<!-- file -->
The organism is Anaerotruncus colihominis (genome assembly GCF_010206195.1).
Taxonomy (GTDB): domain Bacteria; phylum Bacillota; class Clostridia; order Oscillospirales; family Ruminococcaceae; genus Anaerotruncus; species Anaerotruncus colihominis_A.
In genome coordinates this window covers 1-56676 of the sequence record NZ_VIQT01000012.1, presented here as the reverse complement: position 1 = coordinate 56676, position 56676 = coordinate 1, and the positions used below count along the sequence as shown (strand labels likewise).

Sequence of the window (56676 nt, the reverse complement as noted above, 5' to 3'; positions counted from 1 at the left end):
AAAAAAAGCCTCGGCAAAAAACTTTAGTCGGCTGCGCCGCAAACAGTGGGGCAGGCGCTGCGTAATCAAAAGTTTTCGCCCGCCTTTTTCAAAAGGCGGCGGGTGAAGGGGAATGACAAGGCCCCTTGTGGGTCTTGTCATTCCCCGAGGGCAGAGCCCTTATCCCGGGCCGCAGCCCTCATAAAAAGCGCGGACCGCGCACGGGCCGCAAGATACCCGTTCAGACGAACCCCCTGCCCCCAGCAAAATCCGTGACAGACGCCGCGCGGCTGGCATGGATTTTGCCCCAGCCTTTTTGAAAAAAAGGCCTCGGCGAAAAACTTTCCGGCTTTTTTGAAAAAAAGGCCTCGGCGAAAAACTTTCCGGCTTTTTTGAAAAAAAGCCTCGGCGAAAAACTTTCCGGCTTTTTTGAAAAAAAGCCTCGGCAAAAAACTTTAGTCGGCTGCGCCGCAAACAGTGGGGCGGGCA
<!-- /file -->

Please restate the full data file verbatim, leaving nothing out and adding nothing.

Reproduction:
The organism is Anaerotruncus colihominis (genome assembly GCF_010206195.1).
Taxonomy (GTDB): domain Bacteria; phylum Bacillota; class Clostridia; order Oscillospirales; family Ruminococcaceae; genus Anaerotruncus; species Anaerotruncus colihominis_A.
In genome coordinates this window covers 1-56676 of the sequence record NZ_VIQT01000012.1, presented here as the reverse complement: position 1 = coordinate 56676, position 56676 = coordinate 1, and the positions used below count along the sequence as shown (strand labels likewise).

Sequence of the window (56676 nt, the reverse complement as noted above, 5' to 3'; positions counted from 1 at the left end):
AAAAAAAGCCTCGGCAAAAAACTTTAGTCGGCTGCGCCGCAAACAGTGGGGCAGGCGCTGCGTAATCAAAAGTTTTCGCCCGCCTTTTTCAAAAGGCGGCGGGTGAAGGGGAATGACAAGGCCCCTTGTGGGTCTTGTCATTCCCCGAGGGCAGAGCCCTTATCCCGGGCCGCAGCCCTCATAAAAAGCGCGGACCGCGCACGGGCCGCAAGATACCCGTTCAGACGAACCCCCTGCCCCCAGCAAAATCCGTGACAGACGCCGCGCGGCTGGCATGGATTTTGCCCCAGCCTTTTTGAAAAAAAGGCCTCGGCGAAAAACTTTCCGGCTTTTTTGAAAAAAAGGCCTCGGCGAAAAACTTTCCGGCTTTTTTGAAAAAAAGCCTCGGCGAAAAACTTTCCGGCTTTTTTGAAAAAAAGCCTCGGCAAAAAACTTTAGTCGGCTGCGCCGCAAACAGTGGGGCGGGCA